In This Post:
- Cutting Fat Without Cutting the Facts
- Trans Fats and Saturated Fats: A Clash
- Rise Above: Know the Difference
- Why Are These Harmful Substitutes Bought and Sold?
- Low-Fat or “Low-Fact” Options
- Smoking Gun
With all the pseudoscience and age-long brainwashing recommending cutting fat from the diet, it’s no surprise to see low-fat (or low–saturated fat) and hydrogenated substitutes flooding the market and making their way into the kitchen.
World Health Organization’s Key Facts: Cardiovascular Disease
- Cardiovascular diseases (CVDs) are the number 1 cause of death globally: more people die annually from CVDs than from any other cause.
- An estimated 17.9 million people died from CVDs in 2016, representing 31% of all global deaths. Of these deaths, 85% are due to heart attack and stroke.
- Over three quarters of CVD deaths take place in low- and middle-income countries.
- Out of the 17 million premature deaths (under the age of 70) due to noncommunicable diseases in 2015, 82% are in low- and middle-income countries, and 37% are caused by CVDs.
- Most cardiovascular diseases can be prevented by addressing behavioural risk factors such as tobacco use, unhealthy diet and obesity, physical inactivity and harmful use of alcohol using population-wide strategies.
- People with cardiovascular disease or who are at high cardiovascular risk (due to the presence of one or more risk factors such as hypertension, diabetes, hyperlipidaemia or already established disease) need early detection and management using counselling and medicines, as appropriate.
World Health Organization’s Key Facts: Cancer
- Cancer is the second leading cause of death globally, and is responsible for an estimated 9.6 million deaths in 2018. Globally, about 1 in 6 deaths is due to cancer.
- Approximately 70% of deaths from cancer occur in low- and middle-income countries.
- Around one third of deaths from cancer are due to the 5 leading behavioral and dietary risks: high body mass index, low fruit and vegetable intake, lack of physical activity, tobacco use, and alcohol use.
- Tobacco use is the most important risk factor for cancer and is responsible for approximately 22% of cancer deaths (2).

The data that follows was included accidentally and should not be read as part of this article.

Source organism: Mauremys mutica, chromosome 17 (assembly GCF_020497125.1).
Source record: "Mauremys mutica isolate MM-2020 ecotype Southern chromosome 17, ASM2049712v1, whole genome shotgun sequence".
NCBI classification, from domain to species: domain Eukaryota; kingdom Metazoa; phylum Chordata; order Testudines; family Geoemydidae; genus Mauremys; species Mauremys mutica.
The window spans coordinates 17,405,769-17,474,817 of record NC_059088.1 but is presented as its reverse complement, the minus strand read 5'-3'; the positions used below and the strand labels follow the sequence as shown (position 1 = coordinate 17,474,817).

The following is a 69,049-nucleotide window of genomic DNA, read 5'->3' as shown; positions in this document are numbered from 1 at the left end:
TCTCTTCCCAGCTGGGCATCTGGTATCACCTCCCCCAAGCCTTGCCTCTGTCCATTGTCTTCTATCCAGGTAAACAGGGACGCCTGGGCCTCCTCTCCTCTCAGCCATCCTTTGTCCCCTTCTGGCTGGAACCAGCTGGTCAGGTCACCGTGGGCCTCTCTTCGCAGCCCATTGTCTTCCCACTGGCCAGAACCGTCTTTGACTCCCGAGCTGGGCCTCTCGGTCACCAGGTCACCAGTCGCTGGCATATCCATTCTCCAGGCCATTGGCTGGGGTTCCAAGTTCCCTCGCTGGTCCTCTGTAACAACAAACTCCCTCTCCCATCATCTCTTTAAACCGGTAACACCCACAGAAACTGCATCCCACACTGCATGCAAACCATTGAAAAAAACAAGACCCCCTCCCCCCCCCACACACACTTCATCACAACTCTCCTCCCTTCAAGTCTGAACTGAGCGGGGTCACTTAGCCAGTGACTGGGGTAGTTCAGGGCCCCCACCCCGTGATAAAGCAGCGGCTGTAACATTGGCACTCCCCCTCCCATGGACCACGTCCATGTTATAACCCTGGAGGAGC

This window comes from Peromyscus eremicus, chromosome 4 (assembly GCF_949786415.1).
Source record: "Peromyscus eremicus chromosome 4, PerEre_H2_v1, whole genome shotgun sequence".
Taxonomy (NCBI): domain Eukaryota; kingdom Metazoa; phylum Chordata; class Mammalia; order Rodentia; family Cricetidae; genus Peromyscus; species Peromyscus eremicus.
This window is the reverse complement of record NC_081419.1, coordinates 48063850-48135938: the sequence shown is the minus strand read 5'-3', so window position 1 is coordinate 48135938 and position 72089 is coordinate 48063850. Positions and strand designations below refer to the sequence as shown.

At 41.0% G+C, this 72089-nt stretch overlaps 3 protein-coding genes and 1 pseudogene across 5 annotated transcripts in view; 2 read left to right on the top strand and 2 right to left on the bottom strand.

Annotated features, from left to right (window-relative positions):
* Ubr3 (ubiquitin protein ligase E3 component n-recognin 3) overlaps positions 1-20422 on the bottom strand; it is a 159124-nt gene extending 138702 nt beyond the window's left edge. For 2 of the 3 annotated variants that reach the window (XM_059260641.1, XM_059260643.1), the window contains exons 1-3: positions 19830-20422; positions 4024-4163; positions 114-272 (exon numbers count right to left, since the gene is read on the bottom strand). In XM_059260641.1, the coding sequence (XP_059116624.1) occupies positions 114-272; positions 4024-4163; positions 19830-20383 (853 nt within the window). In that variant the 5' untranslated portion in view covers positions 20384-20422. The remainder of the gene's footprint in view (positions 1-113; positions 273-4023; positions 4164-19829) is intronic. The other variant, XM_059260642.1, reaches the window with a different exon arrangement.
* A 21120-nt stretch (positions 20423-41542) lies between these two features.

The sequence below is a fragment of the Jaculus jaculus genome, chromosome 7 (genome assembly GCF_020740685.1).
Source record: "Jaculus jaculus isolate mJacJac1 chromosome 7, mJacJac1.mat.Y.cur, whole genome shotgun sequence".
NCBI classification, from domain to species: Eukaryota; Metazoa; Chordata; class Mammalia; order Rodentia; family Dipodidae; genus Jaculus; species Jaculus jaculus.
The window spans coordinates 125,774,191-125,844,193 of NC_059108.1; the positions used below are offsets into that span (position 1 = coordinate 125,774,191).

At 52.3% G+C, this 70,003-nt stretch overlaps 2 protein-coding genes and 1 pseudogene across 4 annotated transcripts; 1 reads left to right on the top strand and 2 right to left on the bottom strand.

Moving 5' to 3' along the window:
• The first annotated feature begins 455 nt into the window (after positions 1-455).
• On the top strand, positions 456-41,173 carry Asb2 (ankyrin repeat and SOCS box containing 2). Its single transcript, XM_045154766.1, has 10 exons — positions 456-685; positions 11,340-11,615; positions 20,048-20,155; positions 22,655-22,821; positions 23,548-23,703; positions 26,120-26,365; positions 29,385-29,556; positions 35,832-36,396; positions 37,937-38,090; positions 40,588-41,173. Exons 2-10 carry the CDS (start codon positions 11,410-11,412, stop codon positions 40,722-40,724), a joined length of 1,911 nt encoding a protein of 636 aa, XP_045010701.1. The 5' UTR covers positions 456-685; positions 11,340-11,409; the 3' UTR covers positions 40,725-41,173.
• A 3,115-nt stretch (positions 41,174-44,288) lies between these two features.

- Cancer causing infections, such as hepatitis and human papilloma virus (HPV), are responsible for up to 25% of cancer cases in low- and middle-income countries (3).
- Late-stage presentation and inaccessible diagnosis and treatment are common. In 2017, only 26% of low-income countries reported having pathology services generally available in the public sector. More than 90% of high-income countries reported treatment services are available compared to less than 30% of low-income countries.
- The economic impact of cancer is significant and is increasing. The total annual economic cost of cancer in 2010 was estimated at approximately US$ 1.16 trillion (4).
- Only 1 in 5 low- and middle-income countries have the necessary data to drive cancer policy (5).
Interestingly, our dietary choices seem to be adding to this statistic. In the midst of this saturated fats=bad mania, nobody stopped to ask, “is cutting fat really healthy?”
The answer depends on the kind of fats
Cutting Fat Without Cutting the Facts
Hydrogenation: Generating Trans Fats
Let’s understand what makes a low-fat—or a low saturated fat—substitute with a bit of chemistry, shall we? I promise to not saturate you with complexities.
Simply put, hydrogenation is a process in which hydrogen is forcibly added to saturate unsaturated fatty acids and disguise them with the same solid look and feel of saturated fats (e.g., butter and ghee), without providing any nutritional value. The altered product is a transformed version of fats, that is, trans fats. The most common example is margarine (butter substitute), straight outta France to butter you up, along with some pretty nifty advertising.
Why Are These Made?
Good question. Hydrogenation makes the end product cheap and easy to store for a long period of time, and that’s is great news for food corporations. These substitutes were also advertised as being better and safer than saturated fats. They were known as “protectors” against cardiovascular disease, a disease for which saturated fats still serve an unjust sentence.
What’s Wrong in That?